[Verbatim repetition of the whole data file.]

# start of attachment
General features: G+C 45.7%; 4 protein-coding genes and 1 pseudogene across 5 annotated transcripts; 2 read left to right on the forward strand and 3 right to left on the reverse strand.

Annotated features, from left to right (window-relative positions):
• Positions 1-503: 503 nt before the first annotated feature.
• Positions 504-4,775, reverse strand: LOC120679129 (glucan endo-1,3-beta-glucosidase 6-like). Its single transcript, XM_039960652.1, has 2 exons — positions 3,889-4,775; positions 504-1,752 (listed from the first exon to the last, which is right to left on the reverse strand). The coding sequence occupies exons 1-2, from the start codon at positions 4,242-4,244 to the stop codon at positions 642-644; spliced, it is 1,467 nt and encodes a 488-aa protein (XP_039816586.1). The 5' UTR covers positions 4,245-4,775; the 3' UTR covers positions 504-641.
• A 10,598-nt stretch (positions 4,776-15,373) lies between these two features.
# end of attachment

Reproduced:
General features: G+C 45.7%; 4 protein-coding genes and 1 pseudogene across 5 annotated transcripts; 2 read left to right on the forward strand and 3 right to left on the reverse strand.

Annotated features, from left to right (window-relative positions):
• Positions 1-503: 503 nt before the first annotated feature.
• Positions 504-4,775, reverse strand: LOC120679129 (glucan endo-1,3-beta-glucosidase 6-like). Its single transcript, XM_039960652.1, has 2 exons — positions 3,889-4,775; positions 504-1,752 (listed from the first exon to the last, which is right to left on the reverse strand). The coding sequence occupies exons 1-2, from the start codon at positions 4,242-4,244 to the stop codon at positions 642-644; spliced, it is 1,467 nt and encodes a 488-aa protein (XP_039816586.1). The 5' UTR covers positions 4,245-4,775; the 3' UTR covers positions 504-641.
• A 10,598-nt stretch (positions 4,776-15,373) lies between these two features.